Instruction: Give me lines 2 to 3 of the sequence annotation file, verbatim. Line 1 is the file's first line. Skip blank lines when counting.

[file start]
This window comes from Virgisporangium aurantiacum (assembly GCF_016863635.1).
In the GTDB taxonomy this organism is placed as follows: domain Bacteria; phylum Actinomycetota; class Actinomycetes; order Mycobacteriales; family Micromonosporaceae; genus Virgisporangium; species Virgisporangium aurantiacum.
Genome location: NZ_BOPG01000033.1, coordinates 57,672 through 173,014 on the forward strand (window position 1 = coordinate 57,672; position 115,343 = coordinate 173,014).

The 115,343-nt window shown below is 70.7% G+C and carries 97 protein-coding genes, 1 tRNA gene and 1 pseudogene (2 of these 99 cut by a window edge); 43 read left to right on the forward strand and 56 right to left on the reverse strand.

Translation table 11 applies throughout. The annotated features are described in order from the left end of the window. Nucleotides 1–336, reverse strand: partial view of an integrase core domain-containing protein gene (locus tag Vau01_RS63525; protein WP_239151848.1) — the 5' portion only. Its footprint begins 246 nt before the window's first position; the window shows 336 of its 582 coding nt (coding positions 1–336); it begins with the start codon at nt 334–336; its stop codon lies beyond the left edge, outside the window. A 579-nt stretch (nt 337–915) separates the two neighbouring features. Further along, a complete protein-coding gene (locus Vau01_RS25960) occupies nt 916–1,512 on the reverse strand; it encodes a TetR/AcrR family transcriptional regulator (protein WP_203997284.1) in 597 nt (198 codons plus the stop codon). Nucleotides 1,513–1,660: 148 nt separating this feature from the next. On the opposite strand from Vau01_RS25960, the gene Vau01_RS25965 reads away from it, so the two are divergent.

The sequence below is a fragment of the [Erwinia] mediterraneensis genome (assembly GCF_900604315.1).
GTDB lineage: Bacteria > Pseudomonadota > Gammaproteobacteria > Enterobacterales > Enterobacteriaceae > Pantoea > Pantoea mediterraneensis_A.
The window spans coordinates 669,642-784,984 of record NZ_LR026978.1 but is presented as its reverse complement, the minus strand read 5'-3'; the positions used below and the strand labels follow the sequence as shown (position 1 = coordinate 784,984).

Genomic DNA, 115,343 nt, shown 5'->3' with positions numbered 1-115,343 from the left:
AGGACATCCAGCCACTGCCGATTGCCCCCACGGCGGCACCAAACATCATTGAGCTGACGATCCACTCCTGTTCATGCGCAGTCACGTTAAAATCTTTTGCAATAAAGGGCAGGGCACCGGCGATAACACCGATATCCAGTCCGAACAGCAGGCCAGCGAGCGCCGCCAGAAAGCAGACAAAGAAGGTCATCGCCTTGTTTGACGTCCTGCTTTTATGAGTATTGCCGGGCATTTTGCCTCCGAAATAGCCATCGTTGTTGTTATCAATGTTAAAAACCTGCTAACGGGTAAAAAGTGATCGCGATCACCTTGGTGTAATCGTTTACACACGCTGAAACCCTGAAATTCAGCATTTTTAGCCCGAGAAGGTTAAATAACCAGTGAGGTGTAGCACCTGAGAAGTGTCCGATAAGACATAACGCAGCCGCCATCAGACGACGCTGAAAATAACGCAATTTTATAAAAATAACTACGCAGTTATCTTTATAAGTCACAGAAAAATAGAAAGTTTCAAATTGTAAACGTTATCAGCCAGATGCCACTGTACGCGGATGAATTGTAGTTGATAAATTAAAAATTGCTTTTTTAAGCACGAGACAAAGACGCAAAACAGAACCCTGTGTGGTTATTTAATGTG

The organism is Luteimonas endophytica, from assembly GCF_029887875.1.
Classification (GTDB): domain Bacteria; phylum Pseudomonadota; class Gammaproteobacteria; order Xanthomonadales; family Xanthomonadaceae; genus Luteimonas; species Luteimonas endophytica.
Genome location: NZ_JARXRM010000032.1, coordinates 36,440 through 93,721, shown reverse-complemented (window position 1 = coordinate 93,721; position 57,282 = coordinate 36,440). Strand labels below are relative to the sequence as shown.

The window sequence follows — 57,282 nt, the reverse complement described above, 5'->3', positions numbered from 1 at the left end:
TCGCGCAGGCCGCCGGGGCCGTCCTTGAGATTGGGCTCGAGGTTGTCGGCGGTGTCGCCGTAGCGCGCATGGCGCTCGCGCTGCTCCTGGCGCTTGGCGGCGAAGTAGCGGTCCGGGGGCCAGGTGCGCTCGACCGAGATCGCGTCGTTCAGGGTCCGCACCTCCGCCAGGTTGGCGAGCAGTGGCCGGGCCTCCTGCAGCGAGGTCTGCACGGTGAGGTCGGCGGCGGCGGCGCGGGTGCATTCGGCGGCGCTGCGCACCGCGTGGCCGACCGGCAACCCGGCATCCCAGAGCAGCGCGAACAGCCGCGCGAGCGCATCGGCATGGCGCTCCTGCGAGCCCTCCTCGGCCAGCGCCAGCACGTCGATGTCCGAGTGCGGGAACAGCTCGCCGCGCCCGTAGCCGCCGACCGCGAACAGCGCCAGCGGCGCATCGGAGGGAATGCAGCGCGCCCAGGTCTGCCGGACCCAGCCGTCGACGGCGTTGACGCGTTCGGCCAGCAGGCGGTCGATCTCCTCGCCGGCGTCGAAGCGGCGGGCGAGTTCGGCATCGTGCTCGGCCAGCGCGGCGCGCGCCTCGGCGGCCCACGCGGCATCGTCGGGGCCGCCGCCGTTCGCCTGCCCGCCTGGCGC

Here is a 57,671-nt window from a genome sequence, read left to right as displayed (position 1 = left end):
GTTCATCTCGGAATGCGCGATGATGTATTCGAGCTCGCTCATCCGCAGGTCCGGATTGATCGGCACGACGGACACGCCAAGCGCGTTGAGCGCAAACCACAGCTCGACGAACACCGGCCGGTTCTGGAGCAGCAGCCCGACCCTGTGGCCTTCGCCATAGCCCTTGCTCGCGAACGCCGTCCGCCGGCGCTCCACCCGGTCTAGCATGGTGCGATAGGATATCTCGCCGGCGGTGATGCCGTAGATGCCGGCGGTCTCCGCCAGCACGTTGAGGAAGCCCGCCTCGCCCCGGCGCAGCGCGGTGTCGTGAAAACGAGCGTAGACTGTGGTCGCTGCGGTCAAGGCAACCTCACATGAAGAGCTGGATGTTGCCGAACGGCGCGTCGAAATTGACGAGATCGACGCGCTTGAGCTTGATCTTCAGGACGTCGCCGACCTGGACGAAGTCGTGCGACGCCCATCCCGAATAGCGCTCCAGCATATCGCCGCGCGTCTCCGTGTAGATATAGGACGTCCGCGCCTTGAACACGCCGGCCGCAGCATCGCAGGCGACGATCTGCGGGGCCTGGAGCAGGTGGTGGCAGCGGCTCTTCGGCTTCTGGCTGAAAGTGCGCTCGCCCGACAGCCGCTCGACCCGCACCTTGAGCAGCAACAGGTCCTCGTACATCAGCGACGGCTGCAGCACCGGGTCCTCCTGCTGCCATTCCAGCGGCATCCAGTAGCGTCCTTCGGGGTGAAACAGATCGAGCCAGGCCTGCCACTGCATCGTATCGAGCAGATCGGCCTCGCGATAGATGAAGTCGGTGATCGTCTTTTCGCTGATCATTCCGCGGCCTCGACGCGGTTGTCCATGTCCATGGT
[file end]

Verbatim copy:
In the GTDB taxonomy this organism is placed as follows: domain Bacteria; phylum Actinomycetota; class Actinomycetes; order Mycobacteriales; family Micromonosporaceae; genus Virgisporangium; species Virgisporangium aurantiacum.
Genome location: NZ_BOPG01000033.1, coordinates 57,672 through 173,014 on the forward strand (window position 1 = coordinate 57,672; position 115,343 = coordinate 173,014).